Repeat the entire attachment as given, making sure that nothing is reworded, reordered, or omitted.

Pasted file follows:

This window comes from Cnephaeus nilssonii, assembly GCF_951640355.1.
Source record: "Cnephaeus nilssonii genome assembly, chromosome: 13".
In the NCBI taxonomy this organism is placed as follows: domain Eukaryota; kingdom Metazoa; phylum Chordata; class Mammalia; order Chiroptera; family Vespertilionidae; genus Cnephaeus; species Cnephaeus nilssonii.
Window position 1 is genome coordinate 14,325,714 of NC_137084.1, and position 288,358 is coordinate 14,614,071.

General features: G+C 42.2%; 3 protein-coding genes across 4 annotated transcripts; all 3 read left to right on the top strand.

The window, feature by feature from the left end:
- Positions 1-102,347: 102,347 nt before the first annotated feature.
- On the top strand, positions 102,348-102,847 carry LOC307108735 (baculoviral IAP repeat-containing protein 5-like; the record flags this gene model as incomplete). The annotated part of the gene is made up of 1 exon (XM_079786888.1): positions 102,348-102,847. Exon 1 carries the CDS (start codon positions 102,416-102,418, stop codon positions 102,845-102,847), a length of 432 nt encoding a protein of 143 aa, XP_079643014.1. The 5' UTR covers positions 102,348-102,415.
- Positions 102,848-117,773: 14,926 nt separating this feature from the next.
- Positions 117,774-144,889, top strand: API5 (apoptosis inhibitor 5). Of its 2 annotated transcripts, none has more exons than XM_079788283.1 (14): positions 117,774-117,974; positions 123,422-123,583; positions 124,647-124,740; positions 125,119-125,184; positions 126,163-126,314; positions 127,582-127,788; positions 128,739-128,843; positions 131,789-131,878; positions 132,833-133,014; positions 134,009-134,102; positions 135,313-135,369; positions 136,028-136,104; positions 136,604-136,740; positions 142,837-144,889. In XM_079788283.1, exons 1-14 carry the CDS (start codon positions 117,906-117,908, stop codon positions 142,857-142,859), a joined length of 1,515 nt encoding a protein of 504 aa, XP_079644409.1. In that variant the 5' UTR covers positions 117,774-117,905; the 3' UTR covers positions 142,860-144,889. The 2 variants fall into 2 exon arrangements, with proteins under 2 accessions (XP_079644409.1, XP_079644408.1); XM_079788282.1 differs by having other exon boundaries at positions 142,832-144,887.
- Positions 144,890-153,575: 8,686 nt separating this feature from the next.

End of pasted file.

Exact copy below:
This window comes from Cnephaeus nilssonii, assembly GCF_951640355.1.
Source record: "Cnephaeus nilssonii genome assembly, chromosome: 13".
In the NCBI taxonomy this organism is placed as follows: domain Eukaryota; kingdom Metazoa; phylum Chordata; class Mammalia; order Chiroptera; family Vespertilionidae; genus Cnephaeus; species Cnephaeus nilssonii.
Window position 1 is genome coordinate 14,325,714 of NC_137084.1, and position 288,358 is coordinate 14,614,071.

General features: G+C 42.2%; 3 protein-coding genes across 4 annotated transcripts; all 3 read left to right on the top strand.

The window, feature by feature from the left end:
- Positions 1-102,347: 102,347 nt before the first annotated feature.
- On the top strand, positions 102,348-102,847 carry LOC307108735 (baculoviral IAP repeat-containing protein 5-like; the record flags this gene model as incomplete). The annotated part of the gene is made up of 1 exon (XM_079786888.1): positions 102,348-102,847. Exon 1 carries the CDS (start codon positions 102,416-102,418, stop codon positions 102,845-102,847), a length of 432 nt encoding a protein of 143 aa, XP_079643014.1. The 5' UTR covers positions 102,348-102,415.
- Positions 102,848-117,773: 14,926 nt separating this feature from the next.
- Positions 117,774-144,889, top strand: API5 (apoptosis inhibitor 5). Of its 2 annotated transcripts, none has more exons than XM_079788283.1 (14): positions 117,774-117,974; positions 123,422-123,583; positions 124,647-124,740; positions 125,119-125,184; positions 126,163-126,314; positions 127,582-127,788; positions 128,739-128,843; positions 131,789-131,878; positions 132,833-133,014; positions 134,009-134,102; positions 135,313-135,369; positions 136,028-136,104; positions 136,604-136,740; positions 142,837-144,889. In XM_079788283.1, exons 1-14 carry the CDS (start codon positions 117,906-117,908, stop codon positions 142,857-142,859), a joined length of 1,515 nt encoding a protein of 504 aa, XP_079644409.1. In that variant the 5' UTR covers positions 117,774-117,905; the 3' UTR covers positions 142,860-144,889. The 2 variants fall into 2 exon arrangements, with proteins under 2 accessions (XP_079644409.1, XP_079644408.1); XM_079788282.1 differs by having other exon boundaries at positions 142,832-144,887.
- Positions 144,890-153,575: 8,686 nt separating this feature from the next.